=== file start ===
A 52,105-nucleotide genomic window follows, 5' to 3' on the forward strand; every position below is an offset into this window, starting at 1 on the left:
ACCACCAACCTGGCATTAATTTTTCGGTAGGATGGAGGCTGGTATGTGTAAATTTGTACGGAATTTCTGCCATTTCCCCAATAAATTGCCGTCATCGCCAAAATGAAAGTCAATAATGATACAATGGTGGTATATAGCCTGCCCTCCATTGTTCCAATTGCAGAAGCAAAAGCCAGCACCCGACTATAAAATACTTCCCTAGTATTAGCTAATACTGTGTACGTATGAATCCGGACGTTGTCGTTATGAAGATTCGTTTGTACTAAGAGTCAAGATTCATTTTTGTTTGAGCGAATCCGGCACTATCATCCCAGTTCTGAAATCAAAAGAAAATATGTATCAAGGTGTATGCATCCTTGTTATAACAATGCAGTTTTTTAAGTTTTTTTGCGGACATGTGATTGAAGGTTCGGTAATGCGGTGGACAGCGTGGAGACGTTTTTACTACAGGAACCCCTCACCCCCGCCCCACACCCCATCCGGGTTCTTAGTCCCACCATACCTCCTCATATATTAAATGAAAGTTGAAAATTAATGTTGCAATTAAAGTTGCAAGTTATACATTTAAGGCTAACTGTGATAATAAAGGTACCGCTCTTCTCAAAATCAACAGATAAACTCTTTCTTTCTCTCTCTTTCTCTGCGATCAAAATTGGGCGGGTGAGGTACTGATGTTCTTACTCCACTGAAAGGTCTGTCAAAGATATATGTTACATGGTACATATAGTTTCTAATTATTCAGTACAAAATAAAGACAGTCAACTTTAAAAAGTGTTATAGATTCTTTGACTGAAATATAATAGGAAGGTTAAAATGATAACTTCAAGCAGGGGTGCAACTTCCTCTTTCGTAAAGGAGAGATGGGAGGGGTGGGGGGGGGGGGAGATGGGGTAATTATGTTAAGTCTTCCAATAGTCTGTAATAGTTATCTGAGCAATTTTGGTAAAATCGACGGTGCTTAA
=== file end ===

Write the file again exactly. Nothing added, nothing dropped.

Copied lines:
A 52,105-nucleotide genomic window follows, 5' to 3' on the forward strand; every position below is an offset into this window, starting at 1 on the left:
ACCACCAACCTGGCATTAATTTTTCGGTAGGATGGAGGCTGGTATGTGTAAATTTGTACGGAATTTCTGCCATTTCCCCAATAAATTGCCGTCATCGCCAAAATGAAAGTCAATAATGATACAATGGTGGTATATAGCCTGCCCTCCATTGTTCCAATTGCAGAAGCAAAAGCCAGCACCCGACTATAAAATACTTCCCTAGTATTAGCTAATACTGTGTACGTATGAATCCGGACGTTGTCGTTATGAAGATTCGTTTGTACTAAGAGTCAAGATTCATTTTTGTTTGAGCGAATCCGGCACTATCATCCCAGTTCTGAAATCAAAAGAAAATATGTATCAAGGTGTATGCATCCTTGTTATAACAATGCAGTTTTTTAAGTTTTTTTGCGGACATGTGATTGAAGGTTCGGTAATGCGGTGGACAGCGTGGAGACGTTTTTACTACAGGAACCCCTCACCCCCGCCCCACACCCCATCCGGGTTCTTAGTCCCACCATACCTCCTCATATATTAAATGAAAGTTGAAAATTAATGTTGCAATTAAAGTTGCAAGTTATACATTTAAGGCTAACTGTGATAATAAAGGTACCGCTCTTCTCAAAATCAACAGATAAACTCTTTCTTTCTCTCTCTTTCTCTGCGATCAAAATTGGGCGGGTGAGGTACTGATGTTCTTACTCCACTGAAAGGTCTGTCAAAGATATATGTTACATGGTACATATAGTTTCTAATTATTCAGTACAAAATAAAGACAGTCAACTTTAAAAAGTGTTATAGATTCTTTGACTGAAATATAATAGGAAGGTTAAAATGATAACTTCAAGCAGGGGTGCAACTTCCTCTTTCGTAAAGGAGAGATGGGAGGGGTGGGGGGGGGGGGAGATGGGGTAATTATGTTAAGTCTTCCAATAGTCTGTAATAGTTATCTGAGCAATTTTGGTAAAATCGACGGTGCTTAA